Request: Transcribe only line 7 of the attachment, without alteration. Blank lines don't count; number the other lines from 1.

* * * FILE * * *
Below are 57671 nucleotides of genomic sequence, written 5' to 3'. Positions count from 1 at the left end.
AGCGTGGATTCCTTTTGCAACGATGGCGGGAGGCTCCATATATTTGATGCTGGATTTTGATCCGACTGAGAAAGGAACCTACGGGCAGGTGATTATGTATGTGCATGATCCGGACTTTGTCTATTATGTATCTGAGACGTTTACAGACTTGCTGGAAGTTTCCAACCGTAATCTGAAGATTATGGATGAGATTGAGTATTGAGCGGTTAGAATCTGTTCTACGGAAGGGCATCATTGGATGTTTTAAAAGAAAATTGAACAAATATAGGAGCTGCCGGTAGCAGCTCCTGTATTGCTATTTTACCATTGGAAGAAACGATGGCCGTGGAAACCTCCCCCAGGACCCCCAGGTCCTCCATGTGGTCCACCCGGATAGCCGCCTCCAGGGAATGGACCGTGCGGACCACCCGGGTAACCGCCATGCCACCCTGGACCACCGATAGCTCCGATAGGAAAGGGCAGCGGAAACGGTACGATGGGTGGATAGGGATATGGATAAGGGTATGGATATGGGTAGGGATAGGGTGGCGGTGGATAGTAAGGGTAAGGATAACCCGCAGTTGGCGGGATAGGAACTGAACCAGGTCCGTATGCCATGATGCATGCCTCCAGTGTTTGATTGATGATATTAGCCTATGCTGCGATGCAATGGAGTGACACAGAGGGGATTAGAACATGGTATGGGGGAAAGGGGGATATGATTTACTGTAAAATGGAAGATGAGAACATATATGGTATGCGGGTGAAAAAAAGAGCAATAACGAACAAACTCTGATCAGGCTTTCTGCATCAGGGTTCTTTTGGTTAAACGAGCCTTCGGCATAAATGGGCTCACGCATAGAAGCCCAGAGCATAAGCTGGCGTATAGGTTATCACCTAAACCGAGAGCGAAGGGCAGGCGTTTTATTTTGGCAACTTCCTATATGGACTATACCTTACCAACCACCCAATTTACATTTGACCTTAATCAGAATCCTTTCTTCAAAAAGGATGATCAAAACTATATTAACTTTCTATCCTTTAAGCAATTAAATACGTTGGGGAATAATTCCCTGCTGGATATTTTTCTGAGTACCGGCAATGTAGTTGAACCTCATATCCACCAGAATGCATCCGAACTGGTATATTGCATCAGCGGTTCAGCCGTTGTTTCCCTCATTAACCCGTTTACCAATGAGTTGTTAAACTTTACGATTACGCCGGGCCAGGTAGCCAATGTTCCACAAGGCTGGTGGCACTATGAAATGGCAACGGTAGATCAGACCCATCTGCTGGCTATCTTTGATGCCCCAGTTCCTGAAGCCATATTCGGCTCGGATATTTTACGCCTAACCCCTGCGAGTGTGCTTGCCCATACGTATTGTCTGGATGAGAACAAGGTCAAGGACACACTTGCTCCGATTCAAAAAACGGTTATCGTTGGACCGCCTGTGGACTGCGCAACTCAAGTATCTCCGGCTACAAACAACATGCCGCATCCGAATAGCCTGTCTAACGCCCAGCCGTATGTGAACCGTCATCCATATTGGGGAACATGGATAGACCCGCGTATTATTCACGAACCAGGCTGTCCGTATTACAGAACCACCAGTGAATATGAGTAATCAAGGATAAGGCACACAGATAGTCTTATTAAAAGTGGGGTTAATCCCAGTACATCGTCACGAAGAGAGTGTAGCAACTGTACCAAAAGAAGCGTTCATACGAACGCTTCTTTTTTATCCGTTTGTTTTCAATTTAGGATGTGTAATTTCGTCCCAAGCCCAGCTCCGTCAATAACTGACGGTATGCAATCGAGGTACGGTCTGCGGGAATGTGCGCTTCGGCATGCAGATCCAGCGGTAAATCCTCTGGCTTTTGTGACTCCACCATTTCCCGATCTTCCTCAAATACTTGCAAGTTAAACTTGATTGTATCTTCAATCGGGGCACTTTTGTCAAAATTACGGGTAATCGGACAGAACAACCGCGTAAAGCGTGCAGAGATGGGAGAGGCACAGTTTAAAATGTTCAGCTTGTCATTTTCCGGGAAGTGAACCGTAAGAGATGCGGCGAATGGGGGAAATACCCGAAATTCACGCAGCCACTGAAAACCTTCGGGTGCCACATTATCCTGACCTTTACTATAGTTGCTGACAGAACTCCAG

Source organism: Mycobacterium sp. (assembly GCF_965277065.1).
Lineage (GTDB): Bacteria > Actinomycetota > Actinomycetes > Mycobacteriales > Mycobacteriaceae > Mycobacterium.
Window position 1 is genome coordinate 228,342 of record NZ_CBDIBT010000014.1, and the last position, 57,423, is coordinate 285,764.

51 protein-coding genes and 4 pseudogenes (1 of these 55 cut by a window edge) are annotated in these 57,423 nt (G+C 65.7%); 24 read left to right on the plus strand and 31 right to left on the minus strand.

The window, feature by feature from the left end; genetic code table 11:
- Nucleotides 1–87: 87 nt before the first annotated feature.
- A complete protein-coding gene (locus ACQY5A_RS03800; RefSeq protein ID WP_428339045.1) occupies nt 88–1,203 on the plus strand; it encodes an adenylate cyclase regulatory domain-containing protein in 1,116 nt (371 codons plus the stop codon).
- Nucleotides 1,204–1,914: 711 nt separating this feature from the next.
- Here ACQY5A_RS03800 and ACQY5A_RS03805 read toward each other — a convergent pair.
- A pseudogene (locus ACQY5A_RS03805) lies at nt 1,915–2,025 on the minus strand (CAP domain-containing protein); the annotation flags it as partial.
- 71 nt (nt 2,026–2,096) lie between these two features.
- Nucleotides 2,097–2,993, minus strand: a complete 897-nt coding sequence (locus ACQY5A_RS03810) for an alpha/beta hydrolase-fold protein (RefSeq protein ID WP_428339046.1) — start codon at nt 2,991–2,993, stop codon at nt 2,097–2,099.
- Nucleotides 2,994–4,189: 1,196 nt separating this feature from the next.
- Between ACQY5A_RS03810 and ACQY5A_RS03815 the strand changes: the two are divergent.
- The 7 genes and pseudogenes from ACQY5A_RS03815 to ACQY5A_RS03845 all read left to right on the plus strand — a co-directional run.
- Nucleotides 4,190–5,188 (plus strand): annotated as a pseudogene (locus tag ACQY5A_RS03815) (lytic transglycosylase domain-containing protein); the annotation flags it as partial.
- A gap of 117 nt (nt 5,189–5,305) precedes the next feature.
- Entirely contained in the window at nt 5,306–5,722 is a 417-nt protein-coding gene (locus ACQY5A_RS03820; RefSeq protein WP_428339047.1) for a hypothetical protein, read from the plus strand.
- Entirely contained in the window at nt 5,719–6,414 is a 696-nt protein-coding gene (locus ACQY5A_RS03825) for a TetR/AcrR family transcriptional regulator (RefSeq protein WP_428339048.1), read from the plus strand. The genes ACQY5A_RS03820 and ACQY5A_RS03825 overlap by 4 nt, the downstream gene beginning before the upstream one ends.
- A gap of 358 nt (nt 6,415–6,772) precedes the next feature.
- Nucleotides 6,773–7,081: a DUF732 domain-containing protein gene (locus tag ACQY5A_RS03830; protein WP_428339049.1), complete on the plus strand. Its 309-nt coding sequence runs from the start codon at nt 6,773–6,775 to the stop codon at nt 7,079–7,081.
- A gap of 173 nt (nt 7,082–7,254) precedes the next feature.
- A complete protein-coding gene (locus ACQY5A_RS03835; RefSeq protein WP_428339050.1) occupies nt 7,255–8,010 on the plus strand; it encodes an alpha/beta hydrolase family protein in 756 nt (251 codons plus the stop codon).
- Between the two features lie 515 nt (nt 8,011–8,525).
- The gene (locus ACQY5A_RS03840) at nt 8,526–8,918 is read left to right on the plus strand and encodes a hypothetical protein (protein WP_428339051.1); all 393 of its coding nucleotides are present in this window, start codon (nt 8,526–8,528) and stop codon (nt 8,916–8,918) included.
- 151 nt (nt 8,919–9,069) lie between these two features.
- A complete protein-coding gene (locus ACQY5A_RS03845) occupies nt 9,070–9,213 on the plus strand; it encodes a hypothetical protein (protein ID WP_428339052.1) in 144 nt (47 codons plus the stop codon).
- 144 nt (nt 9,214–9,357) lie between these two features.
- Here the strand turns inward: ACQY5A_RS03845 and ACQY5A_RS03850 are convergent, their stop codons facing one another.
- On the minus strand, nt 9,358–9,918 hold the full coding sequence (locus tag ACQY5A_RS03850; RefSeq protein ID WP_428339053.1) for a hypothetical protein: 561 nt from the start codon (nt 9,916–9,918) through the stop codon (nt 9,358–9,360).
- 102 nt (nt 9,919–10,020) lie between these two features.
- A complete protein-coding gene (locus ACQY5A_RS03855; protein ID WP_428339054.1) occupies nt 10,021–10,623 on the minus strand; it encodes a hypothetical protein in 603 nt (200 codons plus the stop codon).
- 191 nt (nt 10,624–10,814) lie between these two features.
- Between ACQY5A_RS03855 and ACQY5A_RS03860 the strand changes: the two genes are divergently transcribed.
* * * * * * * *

The window, feature by feature from the left end; genetic code table 11: